Valur Gunnarsson: It takes roughly four hours to drive their. You can rent a car, take a bus or arrange a trip. Bring a lump of lava back.

    Iceland hasn't had many immigrants since the Vikings, but in the bigger towns like Reykjavik and Akureyri we are fortunately beginning to see more diversity.


    Blue Springs, MO: I was stationed at Keflavik with the USAF back in 1966. I am planning a trip back to Iceland soon with a group of people with the Kansas City Ski Club, possibly in March of 2006. I know that due to the weather in the North Atlantic, the skiing may not be that good. Are tours available in March to places like Gullfoss and to the geysers? Thank you.

    Valur Gunnarsson: There are trips to Gullfoss and Geysir all year round. The weather here changes quickly, so it's hard to plan a ski trip. Have a plan b. Akureyri in the North is the skiing capital, and they sometimes have more snow than us.


    New York, NY: What are some of the local delicacies in Reykjavik?

    Valur Gunnarsson: Icelandic lamb may be the best and the best known. Puffin is also a local speciality, and black bird. Seafood here is very fresh. Until the middle of February, we celebrate the month of Thor with traditional delicacies such as sour shark and ram's testicles, but don't worry, these are not eaten year round.


    Anonymous: I was stationed at Keflavik in 1984 and worked with an Icelandic man. I would like to visit Iceland again in the near future, and I would like to contact him before the trip so we could meet while I'm there. Any suggestions on how I could try locating or contacting him before I travel? I remember his name, but don't recall the exact spelling. Thanks.

    Valur Gunnarsson: Hi.
    Send me a letter to and I'll put up an announcement.


    Huntington Beach, CA: My husband and I want to travel to Iceland. My husband is concerned because he heard from some friends that US citizens are not liked by most citizens of Iceland. He has also heard that there is a constant strong sulfur smell in the air. Please help me change his mind.

    Valur Gunnarsson: There is currently a debate raging over Iceland's Membership in the Coalition of the Willing, but this does certainly not mean Americans are in any way disliked. I have two Americans in the office quite happy here. There is a slight smell of sulfur in the pools and in the tap water. But it is some of the cleanest in the world.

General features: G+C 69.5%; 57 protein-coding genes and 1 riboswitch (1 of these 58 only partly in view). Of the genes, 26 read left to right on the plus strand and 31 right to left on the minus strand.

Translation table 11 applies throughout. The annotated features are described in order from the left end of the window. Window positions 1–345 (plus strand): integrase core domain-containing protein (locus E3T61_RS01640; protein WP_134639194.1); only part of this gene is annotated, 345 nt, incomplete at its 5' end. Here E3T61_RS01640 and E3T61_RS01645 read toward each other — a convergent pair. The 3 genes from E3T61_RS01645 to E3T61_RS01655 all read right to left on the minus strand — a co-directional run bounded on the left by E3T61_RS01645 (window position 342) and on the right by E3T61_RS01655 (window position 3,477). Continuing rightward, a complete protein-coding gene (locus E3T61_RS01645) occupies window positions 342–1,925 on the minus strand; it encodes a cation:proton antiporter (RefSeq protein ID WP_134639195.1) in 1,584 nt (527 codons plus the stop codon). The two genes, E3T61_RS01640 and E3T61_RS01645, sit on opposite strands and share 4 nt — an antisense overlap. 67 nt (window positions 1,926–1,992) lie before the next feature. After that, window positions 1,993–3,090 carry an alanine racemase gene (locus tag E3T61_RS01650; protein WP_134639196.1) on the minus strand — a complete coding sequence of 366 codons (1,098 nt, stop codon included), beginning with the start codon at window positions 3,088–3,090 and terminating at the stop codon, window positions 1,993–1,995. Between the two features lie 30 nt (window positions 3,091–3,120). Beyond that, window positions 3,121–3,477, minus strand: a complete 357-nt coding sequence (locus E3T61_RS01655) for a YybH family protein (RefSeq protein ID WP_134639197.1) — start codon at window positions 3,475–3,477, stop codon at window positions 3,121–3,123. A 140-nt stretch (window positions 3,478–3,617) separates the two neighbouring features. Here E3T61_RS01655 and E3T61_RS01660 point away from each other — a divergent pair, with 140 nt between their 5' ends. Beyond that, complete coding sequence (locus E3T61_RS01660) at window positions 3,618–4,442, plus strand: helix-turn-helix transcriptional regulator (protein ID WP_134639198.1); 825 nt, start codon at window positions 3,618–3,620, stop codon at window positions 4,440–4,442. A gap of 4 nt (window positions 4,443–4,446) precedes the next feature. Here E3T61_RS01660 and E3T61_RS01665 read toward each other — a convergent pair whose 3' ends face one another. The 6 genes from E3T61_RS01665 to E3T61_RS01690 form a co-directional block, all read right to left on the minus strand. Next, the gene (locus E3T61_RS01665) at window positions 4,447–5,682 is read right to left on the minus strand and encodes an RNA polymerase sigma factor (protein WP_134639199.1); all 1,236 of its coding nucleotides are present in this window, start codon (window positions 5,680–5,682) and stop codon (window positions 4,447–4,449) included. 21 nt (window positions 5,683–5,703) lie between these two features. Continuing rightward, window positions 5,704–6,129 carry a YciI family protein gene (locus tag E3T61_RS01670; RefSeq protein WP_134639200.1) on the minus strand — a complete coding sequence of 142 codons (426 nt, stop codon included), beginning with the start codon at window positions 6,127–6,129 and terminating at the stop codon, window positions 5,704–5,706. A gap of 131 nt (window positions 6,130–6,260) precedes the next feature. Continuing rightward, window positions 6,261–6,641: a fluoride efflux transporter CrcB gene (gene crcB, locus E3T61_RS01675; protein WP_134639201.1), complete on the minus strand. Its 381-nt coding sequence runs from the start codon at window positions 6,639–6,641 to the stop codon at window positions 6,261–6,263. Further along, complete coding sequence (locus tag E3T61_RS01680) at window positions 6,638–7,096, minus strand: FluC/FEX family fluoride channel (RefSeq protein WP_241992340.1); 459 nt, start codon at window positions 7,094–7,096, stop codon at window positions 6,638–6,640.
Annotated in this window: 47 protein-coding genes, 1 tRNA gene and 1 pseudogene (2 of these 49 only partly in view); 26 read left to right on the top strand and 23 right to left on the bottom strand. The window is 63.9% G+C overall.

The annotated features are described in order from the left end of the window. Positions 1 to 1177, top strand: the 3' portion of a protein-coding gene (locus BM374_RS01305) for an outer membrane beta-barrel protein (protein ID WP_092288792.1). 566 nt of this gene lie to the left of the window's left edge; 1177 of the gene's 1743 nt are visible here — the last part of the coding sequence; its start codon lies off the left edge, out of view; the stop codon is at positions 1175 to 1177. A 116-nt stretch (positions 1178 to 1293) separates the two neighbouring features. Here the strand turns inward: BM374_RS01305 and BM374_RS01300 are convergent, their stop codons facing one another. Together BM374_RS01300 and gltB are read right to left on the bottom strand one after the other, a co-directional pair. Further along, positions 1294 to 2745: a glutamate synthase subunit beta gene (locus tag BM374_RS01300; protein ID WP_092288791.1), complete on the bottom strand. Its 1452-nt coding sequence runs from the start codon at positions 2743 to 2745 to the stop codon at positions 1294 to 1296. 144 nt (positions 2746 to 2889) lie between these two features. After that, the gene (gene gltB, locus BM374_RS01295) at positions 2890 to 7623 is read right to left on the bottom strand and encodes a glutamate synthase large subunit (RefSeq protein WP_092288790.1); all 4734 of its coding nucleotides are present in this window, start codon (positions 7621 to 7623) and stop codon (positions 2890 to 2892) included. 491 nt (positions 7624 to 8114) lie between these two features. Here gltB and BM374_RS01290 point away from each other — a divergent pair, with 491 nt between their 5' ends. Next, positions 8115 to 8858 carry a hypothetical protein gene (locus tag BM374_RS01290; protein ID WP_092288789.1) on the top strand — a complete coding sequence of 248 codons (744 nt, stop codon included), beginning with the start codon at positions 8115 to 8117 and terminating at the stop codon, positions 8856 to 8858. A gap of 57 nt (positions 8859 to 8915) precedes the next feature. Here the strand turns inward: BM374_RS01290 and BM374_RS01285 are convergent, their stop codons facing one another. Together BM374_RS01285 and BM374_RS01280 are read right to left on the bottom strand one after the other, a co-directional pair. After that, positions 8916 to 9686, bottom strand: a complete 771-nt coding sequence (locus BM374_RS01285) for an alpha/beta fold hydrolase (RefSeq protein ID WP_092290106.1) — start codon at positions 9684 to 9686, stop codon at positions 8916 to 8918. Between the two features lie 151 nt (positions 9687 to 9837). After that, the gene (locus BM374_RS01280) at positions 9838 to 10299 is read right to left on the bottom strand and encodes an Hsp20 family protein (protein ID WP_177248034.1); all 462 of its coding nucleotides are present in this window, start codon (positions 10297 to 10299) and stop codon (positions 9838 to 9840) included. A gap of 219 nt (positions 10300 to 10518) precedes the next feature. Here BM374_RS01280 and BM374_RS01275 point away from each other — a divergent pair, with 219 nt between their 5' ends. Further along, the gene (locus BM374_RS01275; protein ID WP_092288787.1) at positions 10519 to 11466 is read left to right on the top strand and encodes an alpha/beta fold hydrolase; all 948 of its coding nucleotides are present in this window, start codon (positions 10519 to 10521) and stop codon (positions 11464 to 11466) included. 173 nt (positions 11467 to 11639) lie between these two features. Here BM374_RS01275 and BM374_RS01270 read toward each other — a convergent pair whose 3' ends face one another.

Columbia, SC: How safe is it for a single 40ish woman to travel alone?

    Valur Gunnarsson: Iceland is about as safe as a country can possibly get. The murder rate is close to zero, and very little violent crime apart from the occasional druken bar brawl. The only concievable danger is getting lost in the highlands, so I wouldn't recommend doing that on your own.


    Denver, CO: Is it better to plan a visit in the winter or summer? Please explain why.

    Valur Gunnarsson: It entirely depends on what you're looking for. New Years Eve is nice, with fireworks all over town. But, if you want to travel the country, a lot of things are closed in the winter. And, although we get all sorts of weather, it is somewhat warmer in summer. And remember, it is dark for most of the day in winter, and light for most of the day in summer, if this affects you.


    Anonymous: We are laying over in Iceland for one day in August. I know that's not enough to do the island justice, but wondered what sights we could see in just 24 hours?

    Valur Gunnarsson: Downtown Reykjavik can be navigated in 24 hours. Walk about the town, and perhaps go up to Perlan, a restaurant situated in water coolers on a hill overlooking the city. They also have a nice wax museum of historical Icelanders.


    Sydney, Nova Scotia: We put our name in to go to Iceland as Missionaries. This will not happen for a couple of years, but right now I am looking for prices to lease or purchase a house - what kind of price am I looking at? We are probably looking at Reykjavík.

    Valur Gunnarsson: Apartment Small: